The Federal Reserve on Wednesday raised short-term interest rate for the fourth time this year, but signaled a slower pace of gradual rate hikes next year, expecting to hit neutral by the end of 2019.
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As expected, policymakers at the central bank said they voted to hike the benchmark federal funds rate by a quarter percentage point, setting a range of 2.25 percent to 2.5 percent.
Wall Street and investors were closely watching the Fed’s announcement after Chair Jerome Powell struck an optimistic note about the state of the U.S. economy in November, suggesting that interest rates are nearing neutral.
"The Fed continues to see that the economy has been continuously surpassing expectations throughout year, with exceptional job growth rates month after month in a labor market that has had very little slack, which demonstrates just how healthy it is," said Steve Rick, chief economist at CUNA Mutual Group. He noted the fourth hike was "not at all surprising."
The policymakers anticipate interest rates will hit neutral by the end of 2019, but suggested there would be one more hike in 2020 before holding steady.
"There's a fairly high degree of uncertainy," Powell said about the future of further rate hikes during his quarterly press briefing. He noted, however, that rates have arrived effectively at the lower-end range of neutral.
Although still low by historical standards, this latest hike put interest rates at the highest level in nearly a decade. It marks the ninth time the Fed has raised interest rates since 2015.
Higher rates can impact consumers by increasing borrowing costs, which have already climbed this year. Auto loan rates are at a nine-year high, and 30-year-fixed mortgage rates climbed to their highest level in seven years.
The Federal Open Market Committee cooled their view of the U.S. economy heading into next year. Although it now expects gross domestic product (GDP) , or economic growth, to hit 3 percent this year, it projected that would fall to 2.3 percent in 2019.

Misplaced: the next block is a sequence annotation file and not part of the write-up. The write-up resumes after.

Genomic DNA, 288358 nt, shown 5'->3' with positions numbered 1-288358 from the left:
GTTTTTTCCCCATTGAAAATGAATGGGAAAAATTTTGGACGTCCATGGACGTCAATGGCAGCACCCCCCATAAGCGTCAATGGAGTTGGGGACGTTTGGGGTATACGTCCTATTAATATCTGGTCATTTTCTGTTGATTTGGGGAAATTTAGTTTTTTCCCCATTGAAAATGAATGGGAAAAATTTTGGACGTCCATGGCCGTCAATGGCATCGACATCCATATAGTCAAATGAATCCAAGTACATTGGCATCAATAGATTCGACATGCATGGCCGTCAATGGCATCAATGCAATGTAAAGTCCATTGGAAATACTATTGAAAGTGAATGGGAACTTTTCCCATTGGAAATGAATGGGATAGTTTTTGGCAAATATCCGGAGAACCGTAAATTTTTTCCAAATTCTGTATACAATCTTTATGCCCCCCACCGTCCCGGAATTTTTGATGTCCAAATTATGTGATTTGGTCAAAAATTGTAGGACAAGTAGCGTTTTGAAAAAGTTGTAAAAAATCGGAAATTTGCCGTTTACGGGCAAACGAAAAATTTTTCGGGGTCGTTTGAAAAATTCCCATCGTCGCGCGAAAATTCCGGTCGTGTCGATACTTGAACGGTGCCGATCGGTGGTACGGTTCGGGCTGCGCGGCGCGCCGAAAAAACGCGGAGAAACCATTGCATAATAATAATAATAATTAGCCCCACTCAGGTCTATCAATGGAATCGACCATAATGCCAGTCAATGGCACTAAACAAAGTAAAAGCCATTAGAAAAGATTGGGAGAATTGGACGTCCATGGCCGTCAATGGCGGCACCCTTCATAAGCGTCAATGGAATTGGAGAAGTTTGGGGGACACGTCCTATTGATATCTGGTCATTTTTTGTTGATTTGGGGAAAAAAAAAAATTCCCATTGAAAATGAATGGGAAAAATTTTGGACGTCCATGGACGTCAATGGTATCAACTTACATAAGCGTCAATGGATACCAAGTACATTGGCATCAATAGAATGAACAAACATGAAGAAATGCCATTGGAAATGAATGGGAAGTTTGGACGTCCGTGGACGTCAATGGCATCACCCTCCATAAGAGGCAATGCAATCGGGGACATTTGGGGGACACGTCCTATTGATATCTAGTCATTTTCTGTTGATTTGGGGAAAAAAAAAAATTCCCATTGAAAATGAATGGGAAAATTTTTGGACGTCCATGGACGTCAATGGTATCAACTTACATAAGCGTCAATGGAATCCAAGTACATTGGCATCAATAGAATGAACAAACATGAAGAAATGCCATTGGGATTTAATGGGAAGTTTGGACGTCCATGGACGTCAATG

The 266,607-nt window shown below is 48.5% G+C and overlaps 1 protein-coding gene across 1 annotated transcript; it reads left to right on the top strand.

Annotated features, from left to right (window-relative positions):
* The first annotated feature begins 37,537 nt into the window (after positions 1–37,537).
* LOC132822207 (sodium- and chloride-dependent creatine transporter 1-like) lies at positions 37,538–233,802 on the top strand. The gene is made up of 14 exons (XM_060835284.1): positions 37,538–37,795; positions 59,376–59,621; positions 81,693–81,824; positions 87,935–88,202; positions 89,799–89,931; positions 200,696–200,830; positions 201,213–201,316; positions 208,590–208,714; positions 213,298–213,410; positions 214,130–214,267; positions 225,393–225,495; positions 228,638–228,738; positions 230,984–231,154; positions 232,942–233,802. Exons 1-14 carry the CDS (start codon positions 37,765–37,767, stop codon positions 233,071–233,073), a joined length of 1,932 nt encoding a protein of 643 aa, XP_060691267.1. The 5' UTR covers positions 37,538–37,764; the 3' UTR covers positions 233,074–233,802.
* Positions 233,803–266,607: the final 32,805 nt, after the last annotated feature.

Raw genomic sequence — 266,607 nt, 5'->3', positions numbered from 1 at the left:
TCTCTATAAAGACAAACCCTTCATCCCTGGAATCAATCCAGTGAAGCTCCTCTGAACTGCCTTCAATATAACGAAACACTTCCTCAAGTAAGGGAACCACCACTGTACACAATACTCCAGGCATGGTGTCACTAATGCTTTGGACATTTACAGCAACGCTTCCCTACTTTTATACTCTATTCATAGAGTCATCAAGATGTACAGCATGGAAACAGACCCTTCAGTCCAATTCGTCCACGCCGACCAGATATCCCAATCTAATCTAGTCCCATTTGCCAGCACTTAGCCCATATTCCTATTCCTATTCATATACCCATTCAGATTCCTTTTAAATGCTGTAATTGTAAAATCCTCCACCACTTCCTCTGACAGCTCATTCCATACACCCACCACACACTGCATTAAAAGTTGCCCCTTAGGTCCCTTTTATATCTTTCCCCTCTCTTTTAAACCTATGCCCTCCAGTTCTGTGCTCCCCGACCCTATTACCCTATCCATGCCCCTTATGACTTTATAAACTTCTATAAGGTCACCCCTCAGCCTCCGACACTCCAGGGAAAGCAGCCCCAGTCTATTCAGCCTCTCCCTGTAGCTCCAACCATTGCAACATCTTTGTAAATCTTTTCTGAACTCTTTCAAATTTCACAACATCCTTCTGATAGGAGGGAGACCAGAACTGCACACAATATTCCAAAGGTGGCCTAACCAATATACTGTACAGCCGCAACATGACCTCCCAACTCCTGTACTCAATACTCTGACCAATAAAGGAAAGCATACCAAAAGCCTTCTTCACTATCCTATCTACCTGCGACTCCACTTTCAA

"That is still above the long-run average and should create conditions for at least two additional interest rate increases in 2019," Rick said.
Not everyone agreed, however: Curt Long, the chief economist at the National Association of Federally-Insured Credit Unions, warned that two rate hikes in 2019 could be too many.
"The labor market is strong and the economy is still on solid footing," he said, "But given the risks from trade, housing, Brexit and slowing growth abroad, even a forecast of two rates hikes seems mildly ambitious."
President Trump has repeatedly lambasted Powell and the Fed for what he says is raising interest rates too frequently. Although interest rates can stave off inflation and prevent the economy from overheating, they can also slow it.
"So far, I’m not even a little bit happy with my selection of Jay," Trump said in November during an interview with The Washington Post. ”Not even a little bit. And I’m not blaming anybody, but I’m just telling you I think that the Fed is way off-base with what they’re doing.”
Powell, who has not responded publicly to the attacks, said on Wednesday that political considerations played "no role" in setting monetary policy.
The next FOMC meeting is scheduled to take place at the end of January. Powell will begin holding a press conference after every central bank meeting, starting next year.